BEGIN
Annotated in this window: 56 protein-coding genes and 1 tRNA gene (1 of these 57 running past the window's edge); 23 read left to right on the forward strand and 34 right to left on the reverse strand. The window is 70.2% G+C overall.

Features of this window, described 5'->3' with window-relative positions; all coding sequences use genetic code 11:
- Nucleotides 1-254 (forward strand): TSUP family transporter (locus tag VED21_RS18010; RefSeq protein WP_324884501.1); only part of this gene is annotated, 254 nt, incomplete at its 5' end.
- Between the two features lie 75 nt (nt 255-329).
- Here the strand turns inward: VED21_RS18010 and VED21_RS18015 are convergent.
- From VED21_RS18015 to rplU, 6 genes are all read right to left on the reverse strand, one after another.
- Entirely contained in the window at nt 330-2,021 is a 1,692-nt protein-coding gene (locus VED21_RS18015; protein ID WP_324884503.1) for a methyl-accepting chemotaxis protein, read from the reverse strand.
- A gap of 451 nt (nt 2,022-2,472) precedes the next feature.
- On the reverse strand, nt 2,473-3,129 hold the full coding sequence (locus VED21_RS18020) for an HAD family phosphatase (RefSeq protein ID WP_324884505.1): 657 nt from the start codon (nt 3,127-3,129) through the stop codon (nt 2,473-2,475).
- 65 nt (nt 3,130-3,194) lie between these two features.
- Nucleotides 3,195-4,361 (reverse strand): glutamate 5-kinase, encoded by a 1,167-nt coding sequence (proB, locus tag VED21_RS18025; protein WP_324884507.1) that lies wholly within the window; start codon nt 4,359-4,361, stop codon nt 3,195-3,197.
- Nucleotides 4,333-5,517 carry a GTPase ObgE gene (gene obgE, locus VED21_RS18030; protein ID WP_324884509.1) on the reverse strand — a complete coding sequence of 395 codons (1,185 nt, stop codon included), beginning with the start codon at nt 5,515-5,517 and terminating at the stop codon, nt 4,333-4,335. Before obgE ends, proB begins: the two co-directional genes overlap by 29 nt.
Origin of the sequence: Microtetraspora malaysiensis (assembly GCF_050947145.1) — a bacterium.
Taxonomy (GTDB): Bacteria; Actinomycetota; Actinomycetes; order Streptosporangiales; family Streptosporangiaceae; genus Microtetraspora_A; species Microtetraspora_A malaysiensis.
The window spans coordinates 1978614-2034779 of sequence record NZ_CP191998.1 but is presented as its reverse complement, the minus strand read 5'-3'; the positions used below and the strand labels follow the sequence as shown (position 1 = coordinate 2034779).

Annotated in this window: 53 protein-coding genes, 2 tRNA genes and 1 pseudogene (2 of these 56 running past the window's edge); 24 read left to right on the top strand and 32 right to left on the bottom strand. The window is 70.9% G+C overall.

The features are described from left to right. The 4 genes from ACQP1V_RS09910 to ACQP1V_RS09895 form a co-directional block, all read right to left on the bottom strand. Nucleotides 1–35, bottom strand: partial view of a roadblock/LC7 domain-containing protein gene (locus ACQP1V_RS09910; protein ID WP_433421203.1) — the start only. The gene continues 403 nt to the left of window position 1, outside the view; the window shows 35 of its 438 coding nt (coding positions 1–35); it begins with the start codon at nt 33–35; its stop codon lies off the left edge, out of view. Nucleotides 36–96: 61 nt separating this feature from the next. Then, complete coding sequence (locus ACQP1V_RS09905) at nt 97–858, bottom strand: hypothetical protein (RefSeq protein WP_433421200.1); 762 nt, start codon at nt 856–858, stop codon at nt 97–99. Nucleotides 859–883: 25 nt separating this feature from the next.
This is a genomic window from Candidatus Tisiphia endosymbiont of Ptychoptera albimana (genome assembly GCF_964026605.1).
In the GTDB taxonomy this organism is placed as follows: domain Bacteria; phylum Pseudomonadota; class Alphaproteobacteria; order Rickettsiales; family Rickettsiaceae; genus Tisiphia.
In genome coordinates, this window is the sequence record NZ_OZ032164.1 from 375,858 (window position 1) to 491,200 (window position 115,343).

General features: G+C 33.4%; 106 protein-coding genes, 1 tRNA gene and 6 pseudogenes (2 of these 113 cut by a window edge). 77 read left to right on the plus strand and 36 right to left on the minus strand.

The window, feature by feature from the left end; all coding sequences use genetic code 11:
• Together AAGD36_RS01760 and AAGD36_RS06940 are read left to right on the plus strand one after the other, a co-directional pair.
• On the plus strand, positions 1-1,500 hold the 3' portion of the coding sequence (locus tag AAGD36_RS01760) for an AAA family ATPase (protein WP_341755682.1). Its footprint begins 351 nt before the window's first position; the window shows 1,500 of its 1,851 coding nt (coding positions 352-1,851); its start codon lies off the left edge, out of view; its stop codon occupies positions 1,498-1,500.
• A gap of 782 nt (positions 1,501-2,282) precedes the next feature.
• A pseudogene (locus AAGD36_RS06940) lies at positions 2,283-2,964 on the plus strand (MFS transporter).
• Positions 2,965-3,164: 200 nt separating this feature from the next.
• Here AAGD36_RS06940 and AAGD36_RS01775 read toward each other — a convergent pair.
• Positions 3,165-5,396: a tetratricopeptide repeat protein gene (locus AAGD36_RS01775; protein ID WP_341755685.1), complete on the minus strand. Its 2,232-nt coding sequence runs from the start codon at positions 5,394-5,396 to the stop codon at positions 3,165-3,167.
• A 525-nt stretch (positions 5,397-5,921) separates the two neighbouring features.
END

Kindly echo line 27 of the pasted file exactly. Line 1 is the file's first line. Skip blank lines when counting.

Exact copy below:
• Positions 2,965-3,164: 200 nt separating this feature from the next.